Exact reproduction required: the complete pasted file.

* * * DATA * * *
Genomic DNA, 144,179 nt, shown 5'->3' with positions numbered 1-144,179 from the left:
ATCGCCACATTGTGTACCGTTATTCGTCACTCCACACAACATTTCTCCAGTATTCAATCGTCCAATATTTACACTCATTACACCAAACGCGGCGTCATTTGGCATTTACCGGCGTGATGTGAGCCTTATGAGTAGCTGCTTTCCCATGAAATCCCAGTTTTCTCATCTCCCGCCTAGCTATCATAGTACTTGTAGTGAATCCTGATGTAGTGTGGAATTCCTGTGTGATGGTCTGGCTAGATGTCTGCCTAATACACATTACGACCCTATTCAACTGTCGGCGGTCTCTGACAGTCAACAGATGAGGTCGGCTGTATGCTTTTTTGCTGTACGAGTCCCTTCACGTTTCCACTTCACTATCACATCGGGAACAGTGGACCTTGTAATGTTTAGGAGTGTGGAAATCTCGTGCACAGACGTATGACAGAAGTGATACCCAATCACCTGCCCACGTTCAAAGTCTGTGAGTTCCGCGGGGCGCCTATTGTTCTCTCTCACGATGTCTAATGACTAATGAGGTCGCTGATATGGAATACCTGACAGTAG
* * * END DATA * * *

Genomic DNA, 144,179 nt, shown 5'->3' with positions numbered 1-144,179 from the left:
ATCGCCACATTGTGTACCGTTATTCGTCACTCCACACAACATTTCTCCAGTATTCAATCGTCCAATATTTACACTCATTACACCAAACGCGGCGTCATTTGGCATTTACCGGCGTGATGTGAGCCTTATGAGTAGCTGCTTTCCCATGAAATCCCAGTTTTCTCATCTCCCGCCTAGCTATCATAGTACTTGTAGTGAATCCTGATGTAGTGTGGAATTCCTGTGTGATGGTCTGGCTAGATGTCTGCCTAATACACATTACGACCCTATTCAACTGTCGGCGGTCTCTGACAGTCAACAGATGAGGTCGGCTGTATGCTTTTTTGCTGTACGAGTCCCTTCACGTTTCCACTTCACTATCACATCGGGAACAGTGGACCTTGTAATGTTTAGGAGTGTGGAAATCTCGTGCACAGACGTATGACAGAAGTGATACCCAATCACCTGCCCACGTTCAAAGTCTGTGAGTTCCGCGGGGCGCCTATTGTTCTCTCTCACGATGTCTAATGACTAATGAGGTCGCTGATATGGAATACCTGACAGTAG